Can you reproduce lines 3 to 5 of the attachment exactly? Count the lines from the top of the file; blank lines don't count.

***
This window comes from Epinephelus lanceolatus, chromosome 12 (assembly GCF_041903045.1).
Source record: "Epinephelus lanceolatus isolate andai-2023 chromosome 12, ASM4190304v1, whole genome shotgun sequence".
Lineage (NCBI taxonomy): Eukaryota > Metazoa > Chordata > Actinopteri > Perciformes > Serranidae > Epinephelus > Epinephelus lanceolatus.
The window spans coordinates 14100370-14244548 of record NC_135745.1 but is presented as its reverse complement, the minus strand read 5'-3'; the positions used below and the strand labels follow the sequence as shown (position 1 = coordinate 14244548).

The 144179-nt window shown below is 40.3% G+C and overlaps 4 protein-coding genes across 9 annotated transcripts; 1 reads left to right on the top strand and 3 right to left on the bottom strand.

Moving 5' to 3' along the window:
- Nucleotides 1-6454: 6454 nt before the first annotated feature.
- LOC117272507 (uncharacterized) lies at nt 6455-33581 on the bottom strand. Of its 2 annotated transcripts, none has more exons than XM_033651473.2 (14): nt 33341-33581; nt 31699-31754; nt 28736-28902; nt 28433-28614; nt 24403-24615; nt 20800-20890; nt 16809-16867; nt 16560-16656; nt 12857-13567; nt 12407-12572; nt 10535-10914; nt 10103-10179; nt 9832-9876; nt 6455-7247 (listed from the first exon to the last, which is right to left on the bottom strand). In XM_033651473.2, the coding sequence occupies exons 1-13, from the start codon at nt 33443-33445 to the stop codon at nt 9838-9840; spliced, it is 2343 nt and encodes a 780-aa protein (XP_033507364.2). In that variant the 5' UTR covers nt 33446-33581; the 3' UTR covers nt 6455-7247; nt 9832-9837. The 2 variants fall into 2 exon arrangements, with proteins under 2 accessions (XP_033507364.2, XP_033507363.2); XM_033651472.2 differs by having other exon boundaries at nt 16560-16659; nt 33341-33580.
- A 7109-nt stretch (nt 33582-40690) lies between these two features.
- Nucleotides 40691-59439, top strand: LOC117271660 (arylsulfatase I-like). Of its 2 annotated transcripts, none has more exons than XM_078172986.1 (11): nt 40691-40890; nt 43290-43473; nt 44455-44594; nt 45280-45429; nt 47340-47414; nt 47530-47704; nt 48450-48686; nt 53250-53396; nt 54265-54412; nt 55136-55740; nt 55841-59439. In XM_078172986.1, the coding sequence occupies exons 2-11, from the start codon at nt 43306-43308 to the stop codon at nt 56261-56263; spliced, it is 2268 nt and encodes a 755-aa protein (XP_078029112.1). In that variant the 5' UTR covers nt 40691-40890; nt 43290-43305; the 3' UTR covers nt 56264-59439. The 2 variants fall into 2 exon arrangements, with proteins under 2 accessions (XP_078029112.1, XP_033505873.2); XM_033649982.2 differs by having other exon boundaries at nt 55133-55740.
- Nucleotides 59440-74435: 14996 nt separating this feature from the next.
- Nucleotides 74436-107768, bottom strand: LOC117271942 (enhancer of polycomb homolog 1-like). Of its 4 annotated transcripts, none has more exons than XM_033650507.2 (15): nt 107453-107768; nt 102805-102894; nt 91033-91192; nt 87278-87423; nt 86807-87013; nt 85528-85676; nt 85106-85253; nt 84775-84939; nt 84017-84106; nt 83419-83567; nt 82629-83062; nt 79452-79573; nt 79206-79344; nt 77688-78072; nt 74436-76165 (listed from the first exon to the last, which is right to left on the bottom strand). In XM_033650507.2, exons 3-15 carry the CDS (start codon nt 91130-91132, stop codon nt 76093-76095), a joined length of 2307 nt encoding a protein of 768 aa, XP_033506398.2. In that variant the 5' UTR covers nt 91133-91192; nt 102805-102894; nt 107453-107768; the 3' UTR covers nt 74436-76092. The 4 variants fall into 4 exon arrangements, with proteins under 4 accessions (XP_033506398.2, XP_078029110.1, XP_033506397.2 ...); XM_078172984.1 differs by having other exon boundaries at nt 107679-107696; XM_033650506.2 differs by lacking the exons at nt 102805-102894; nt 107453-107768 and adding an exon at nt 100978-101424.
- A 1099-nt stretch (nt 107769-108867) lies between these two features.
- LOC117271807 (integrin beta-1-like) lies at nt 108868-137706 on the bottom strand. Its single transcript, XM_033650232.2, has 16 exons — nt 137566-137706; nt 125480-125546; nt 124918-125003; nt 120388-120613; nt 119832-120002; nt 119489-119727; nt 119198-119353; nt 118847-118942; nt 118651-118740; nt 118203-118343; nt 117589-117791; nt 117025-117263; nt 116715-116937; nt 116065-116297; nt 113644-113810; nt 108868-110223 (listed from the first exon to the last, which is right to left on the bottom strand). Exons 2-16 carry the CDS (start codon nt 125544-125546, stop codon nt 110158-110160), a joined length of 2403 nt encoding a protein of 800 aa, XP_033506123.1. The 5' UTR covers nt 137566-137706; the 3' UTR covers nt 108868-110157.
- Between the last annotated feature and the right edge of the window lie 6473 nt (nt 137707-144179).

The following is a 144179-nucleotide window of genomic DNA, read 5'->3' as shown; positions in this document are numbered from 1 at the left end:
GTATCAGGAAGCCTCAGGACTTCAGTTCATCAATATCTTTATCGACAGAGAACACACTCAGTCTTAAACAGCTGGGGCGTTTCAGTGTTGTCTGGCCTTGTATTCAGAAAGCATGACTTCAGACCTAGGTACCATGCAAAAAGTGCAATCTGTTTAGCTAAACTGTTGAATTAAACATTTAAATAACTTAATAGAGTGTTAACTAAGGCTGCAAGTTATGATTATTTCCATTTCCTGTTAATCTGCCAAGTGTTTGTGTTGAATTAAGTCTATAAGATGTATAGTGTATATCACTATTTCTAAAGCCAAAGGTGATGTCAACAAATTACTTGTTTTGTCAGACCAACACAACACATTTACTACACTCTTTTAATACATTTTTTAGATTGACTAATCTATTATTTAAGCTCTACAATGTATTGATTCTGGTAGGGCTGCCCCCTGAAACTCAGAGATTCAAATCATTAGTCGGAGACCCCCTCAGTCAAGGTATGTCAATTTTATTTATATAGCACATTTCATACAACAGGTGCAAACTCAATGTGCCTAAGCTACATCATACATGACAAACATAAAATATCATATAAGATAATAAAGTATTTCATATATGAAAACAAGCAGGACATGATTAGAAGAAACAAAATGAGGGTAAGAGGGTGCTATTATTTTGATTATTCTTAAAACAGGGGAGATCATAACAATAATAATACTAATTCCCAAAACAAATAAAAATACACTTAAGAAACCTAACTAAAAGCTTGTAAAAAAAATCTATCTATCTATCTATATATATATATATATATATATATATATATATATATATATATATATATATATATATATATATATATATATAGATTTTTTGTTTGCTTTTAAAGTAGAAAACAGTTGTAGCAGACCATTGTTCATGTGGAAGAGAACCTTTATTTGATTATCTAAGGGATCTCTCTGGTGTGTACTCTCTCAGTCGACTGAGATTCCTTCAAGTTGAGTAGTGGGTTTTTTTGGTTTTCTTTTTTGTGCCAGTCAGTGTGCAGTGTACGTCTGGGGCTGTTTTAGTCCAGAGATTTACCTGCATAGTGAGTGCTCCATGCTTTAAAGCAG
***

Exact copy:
Lineage (NCBI taxonomy): Eukaryota > Metazoa > Chordata > Actinopteri > Perciformes > Serranidae > Epinephelus > Epinephelus lanceolatus.
The window spans coordinates 14100370-14244548 of record NC_135745.1 but is presented as its reverse complement, the minus strand read 5'-3'; the positions used below and the strand labels follow the sequence as shown (position 1 = coordinate 14244548).

The 144179-nt window shown below is 40.3% G+C and overlaps 4 protein-coding genes across 9 annotated transcripts; 1 reads left to right on the top strand and 3 right to left on the bottom strand.